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What we learned about Arizona softball in the Florida State series

Photo by Ryan Kelapire

Mike Candrea called the Florida State series a midterm for the Arizona Wildcats, seeing it as opportune time to see how his team stacks up against an elite team in a three-game series, something that will become the norm when Pac-12 play begins this weekend.

When all was said and done, the 12th-ranked Wildcats (18-7) lost two of three against the top-ranked Seminoles. They dropped the series opener 5-3, won game two 11-3, then fell 4-3 in the series finale.

Candrea gave his team a B for its performance.

“I give us a B, just because I like the way played,” he said. “Friday night we didn’t walk on the field expecting to win, but (Saturday) and (Sunday) I felt like this team found their own character.”

That character being...

“I think a lot of it is their minds were free,” Candrea said Sunday. “They weren’t playing scared. They were aggressive and I thought that overall the bats were pretty good today. The bottom of the lineup, we couldn’t get them on base and if we can get them on base, then we can put up some runs like we did it last night. So we still have some growing pains that we’re going through, but I think we’ve grown up a lot from February to right now.”

Here are some more takeaways from the series.

Arizona can beat anyone

This was not true heading into this series, entering with an 0-3 ledger against top-10 teams.

But by run-ruling Florida State on Saturday and owning a + 5 run differential for the series, Arizona now knows it can not only compete with the nation’s top teams, but outplay them too.

“I think they finally know what they need to do to come out and play their very best softball, and to me that’s the one thing I take out of this whole weekend is they understand who they are, what they can do,” Candrea said. “Now it’s time to put it into action.”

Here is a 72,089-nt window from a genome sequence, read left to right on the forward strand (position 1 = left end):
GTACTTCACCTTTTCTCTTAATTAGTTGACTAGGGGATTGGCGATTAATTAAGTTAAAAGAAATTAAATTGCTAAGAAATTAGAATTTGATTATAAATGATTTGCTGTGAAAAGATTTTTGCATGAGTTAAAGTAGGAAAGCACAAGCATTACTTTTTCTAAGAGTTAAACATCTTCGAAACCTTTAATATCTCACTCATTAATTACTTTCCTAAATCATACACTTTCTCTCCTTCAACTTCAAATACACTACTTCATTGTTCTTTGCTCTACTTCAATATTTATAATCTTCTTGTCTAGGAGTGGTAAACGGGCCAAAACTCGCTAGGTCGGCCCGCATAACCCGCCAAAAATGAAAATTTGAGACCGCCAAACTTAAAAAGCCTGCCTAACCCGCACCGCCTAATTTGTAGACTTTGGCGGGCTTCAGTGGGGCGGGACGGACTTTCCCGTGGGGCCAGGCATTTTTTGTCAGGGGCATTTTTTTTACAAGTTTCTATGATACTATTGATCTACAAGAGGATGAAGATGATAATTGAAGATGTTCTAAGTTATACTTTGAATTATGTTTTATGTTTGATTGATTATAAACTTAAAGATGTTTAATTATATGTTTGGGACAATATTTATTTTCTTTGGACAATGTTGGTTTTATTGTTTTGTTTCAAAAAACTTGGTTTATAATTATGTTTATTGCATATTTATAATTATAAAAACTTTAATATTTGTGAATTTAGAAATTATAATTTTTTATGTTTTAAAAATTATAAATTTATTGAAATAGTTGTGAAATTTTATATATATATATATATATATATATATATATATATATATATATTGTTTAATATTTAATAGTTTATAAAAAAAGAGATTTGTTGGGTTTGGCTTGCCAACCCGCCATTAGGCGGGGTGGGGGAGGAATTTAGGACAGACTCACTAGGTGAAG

Pitching depth is for real

One of the most surprising things about this series is Arizona ace Taylor McQuillin only pitched six innings, starting in Friday’s opener and that’s it. The Wildcats used three different starting pitchers — Gina Snyder and Alyssa Denham, being the other two — plus deployed Hanah Bowen out of the bullpen.

“We got to show that with three pitchers ... we can compete with a top-ranked team, and a lot of other teams don’t have that,” Denham said. “We have three pitchers that can pitch at any given moment, and we really have six.”

Quantity doesn’t necessarily equate to quality, but the Wildcats’ array of arms held the nation’s No. 1 offense to 12 runs in three games, more than three runs under its season average.

“I think some people came out and threw some good games and I think that gives us a little advantage going into Pac-12 play because you gotta prepare for three or four (pitchers), whatever it may be,” Candrea said. “And yeah I feel really good about that. I don’t feel good about the loss (Sunday) because ultimately we play the games to learn how to win series, but I think outside of that and the unforced mistakes that we made, I like where this team is.”

Those unforced errors being a few errors and a ton of bases on balls. UA pitchers walked 15 batters in 19 innings and naturally they proved to be costly. Sunday, for instance, Denham walked two batters in the fifth before surrendering a three-run homer that gave the Seminoles a decisive 4-3 lead.

“I didn’t go right after the three-four (hitters in the lineup) and I missed one pitch in the whole game and that’s how it goes,” she said.

Of the five runners that scored Friday against McQuillin, three reached base via walk. Not to mention one of the five runs scored via a hit by pitch.

“70 percent of walks end up scoring — or maybe higher,” Candrea said. “That was the case this weekend.”

Offense has a lot of potential